On the immorality of stake-free forecasts
- September 10th, 2013
Is it immoral for pundits/bloggers/journalists to make forecasts about things in which they have no stake?
This is the argument laid out in a recent EconTalk podcast with Russ Roberts and Nassim Taleb most recently author of Antifragile: Things That Gain from Disorder. This idea has wide-ranging implications for financial journalism and the investment blogosphere. Here is an excerpt from their discussion:
Taleb: If it’s incorrect I should be harmed by it. So, if I make a forecast, if someone asks me for my opinion, it is immoral for me to say, well, the market is going up or the market is going down or this will happen, unless I stand to lose on that advice. Because people take risks based on other people’s advice. You see? This is where it’s immoral. This is why skin in the game is very generalized to daily life. I cannot tell you, well, this is good, unless I’ve tasted it. If there is risk. If there is no harm, then who cares?
Roberts: We all understand it’s immoral to review a book you haven’t read.
Roberts: And so to make a prediction about an event that you have no stake in has a similar immorality to it.
Taleb: Depends on how much harm you can cause.
So while it may be immoral to forecast events in which one has no stake, what ultimately matters is whether there is some potential measure of harm. In the investing world it is almost certainly the case that if someone buys (or sells) a security based on a forecast potential harm does exist.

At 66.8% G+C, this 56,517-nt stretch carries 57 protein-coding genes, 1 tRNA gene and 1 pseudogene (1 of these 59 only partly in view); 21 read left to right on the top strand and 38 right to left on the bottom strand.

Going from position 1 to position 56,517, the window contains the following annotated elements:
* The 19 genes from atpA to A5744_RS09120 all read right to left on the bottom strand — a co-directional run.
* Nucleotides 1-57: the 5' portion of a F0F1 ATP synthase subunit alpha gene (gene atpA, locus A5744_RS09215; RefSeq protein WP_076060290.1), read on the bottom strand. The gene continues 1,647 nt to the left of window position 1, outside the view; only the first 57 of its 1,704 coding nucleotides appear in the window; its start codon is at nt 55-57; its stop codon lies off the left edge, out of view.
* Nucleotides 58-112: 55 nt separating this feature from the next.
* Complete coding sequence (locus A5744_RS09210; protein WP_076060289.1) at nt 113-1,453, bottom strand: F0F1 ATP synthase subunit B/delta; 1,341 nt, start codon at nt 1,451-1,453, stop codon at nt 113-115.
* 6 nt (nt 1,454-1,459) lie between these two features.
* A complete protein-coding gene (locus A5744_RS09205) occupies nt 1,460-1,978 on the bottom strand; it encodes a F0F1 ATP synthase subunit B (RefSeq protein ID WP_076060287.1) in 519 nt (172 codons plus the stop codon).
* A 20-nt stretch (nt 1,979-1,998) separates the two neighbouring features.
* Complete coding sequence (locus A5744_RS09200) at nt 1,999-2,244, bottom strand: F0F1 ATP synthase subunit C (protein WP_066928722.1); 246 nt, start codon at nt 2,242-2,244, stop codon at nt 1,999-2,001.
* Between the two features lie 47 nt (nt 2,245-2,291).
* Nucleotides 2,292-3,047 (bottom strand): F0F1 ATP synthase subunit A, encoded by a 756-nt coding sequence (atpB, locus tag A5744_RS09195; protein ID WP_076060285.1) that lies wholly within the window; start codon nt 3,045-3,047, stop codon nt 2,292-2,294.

Unfortunately this problem of impact-free forecasts is not a new one to the world of finance. Much of what wee see, hear and read these days is forecasts in one form or another. Barry Ritholtz in a vintage TheStreet.com post talked about the “folly of forecasting.” The danger as Ritholtz notes is that investors can easily get waylaid by these forecasts. He writes:
Unfortunately, investors all too often give these “predictions” in print or on TV far more weight than they should. It’s very easy for a confident-sounding analyst, fund manager or professor to say something on TV that can throw off the best laid plans of investors.
Our investment plans are fragile to begin with, in large part due to our tendency to abandon our plans at the first hint of adversity. Following the forecasts of pundits who have no stake in their outcomes is a sure way to get taken off track. When you invest your skin is most definitely in the game. It is therefore incumbent on all investors to take stock of who they listen to and why.
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